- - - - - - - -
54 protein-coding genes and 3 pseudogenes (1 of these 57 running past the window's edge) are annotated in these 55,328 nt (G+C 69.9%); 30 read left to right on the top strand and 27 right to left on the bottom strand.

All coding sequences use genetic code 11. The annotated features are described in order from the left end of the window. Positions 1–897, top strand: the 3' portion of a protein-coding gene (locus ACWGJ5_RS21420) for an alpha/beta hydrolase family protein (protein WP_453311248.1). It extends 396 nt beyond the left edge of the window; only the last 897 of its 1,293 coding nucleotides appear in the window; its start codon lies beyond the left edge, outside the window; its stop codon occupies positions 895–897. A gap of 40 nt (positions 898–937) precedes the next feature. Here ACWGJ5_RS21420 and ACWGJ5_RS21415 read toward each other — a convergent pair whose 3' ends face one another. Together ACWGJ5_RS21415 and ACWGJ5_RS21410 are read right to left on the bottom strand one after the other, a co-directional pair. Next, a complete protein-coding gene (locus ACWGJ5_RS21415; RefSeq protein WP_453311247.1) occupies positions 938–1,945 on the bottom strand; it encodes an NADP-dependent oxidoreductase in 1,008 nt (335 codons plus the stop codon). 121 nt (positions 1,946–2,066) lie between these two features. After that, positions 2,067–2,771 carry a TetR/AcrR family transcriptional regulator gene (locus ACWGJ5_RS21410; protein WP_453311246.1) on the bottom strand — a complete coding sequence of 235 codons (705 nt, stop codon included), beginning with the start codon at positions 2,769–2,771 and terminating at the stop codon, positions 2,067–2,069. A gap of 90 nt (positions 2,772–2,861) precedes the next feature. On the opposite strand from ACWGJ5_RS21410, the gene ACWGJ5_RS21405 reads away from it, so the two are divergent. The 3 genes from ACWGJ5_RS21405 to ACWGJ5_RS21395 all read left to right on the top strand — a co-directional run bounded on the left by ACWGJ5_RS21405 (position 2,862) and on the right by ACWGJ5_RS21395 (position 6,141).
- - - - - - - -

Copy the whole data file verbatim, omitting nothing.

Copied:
54 protein-coding genes and 3 pseudogenes (1 of these 57 running past the window's edge) are annotated in these 55,328 nt (G+C 69.9%); 30 read left to right on the top strand and 27 right to left on the bottom strand.

All coding sequences use genetic code 11. The annotated features are described in order from the left end of the window. Positions 1–897, top strand: the 3' portion of a protein-coding gene (locus ACWGJ5_RS21420) for an alpha/beta hydrolase family protein (protein WP_453311248.1). It extends 396 nt beyond the left edge of the window; only the last 897 of its 1,293 coding nucleotides appear in the window; its start codon lies beyond the left edge, outside the window; its stop codon occupies positions 895–897. A gap of 40 nt (positions 898–937) precedes the next feature. Here ACWGJ5_RS21420 and ACWGJ5_RS21415 read toward each other — a convergent pair whose 3' ends face one another. Together ACWGJ5_RS21415 and ACWGJ5_RS21410 are read right to left on the bottom strand one after the other, a co-directional pair. Next, a complete protein-coding gene (locus ACWGJ5_RS21415; RefSeq protein WP_453311247.1) occupies positions 938–1,945 on the bottom strand; it encodes an NADP-dependent oxidoreductase in 1,008 nt (335 codons plus the stop codon). 121 nt (positions 1,946–2,066) lie between these two features. After that, positions 2,067–2,771 carry a TetR/AcrR family transcriptional regulator gene (locus ACWGJ5_RS21410; protein WP_453311246.1) on the bottom strand — a complete coding sequence of 235 codons (705 nt, stop codon included), beginning with the start codon at positions 2,769–2,771 and terminating at the stop codon, positions 2,067–2,069. A gap of 90 nt (positions 2,772–2,861) precedes the next feature. On the opposite strand from ACWGJ5_RS21410, the gene ACWGJ5_RS21405 reads away from it, so the two are divergent. The 3 genes from ACWGJ5_RS21405 to ACWGJ5_RS21395 all read left to right on the top strand — a co-directional run bounded on the left by ACWGJ5_RS21405 (position 2,862) and on the right by ACWGJ5_RS21395 (position 6,141).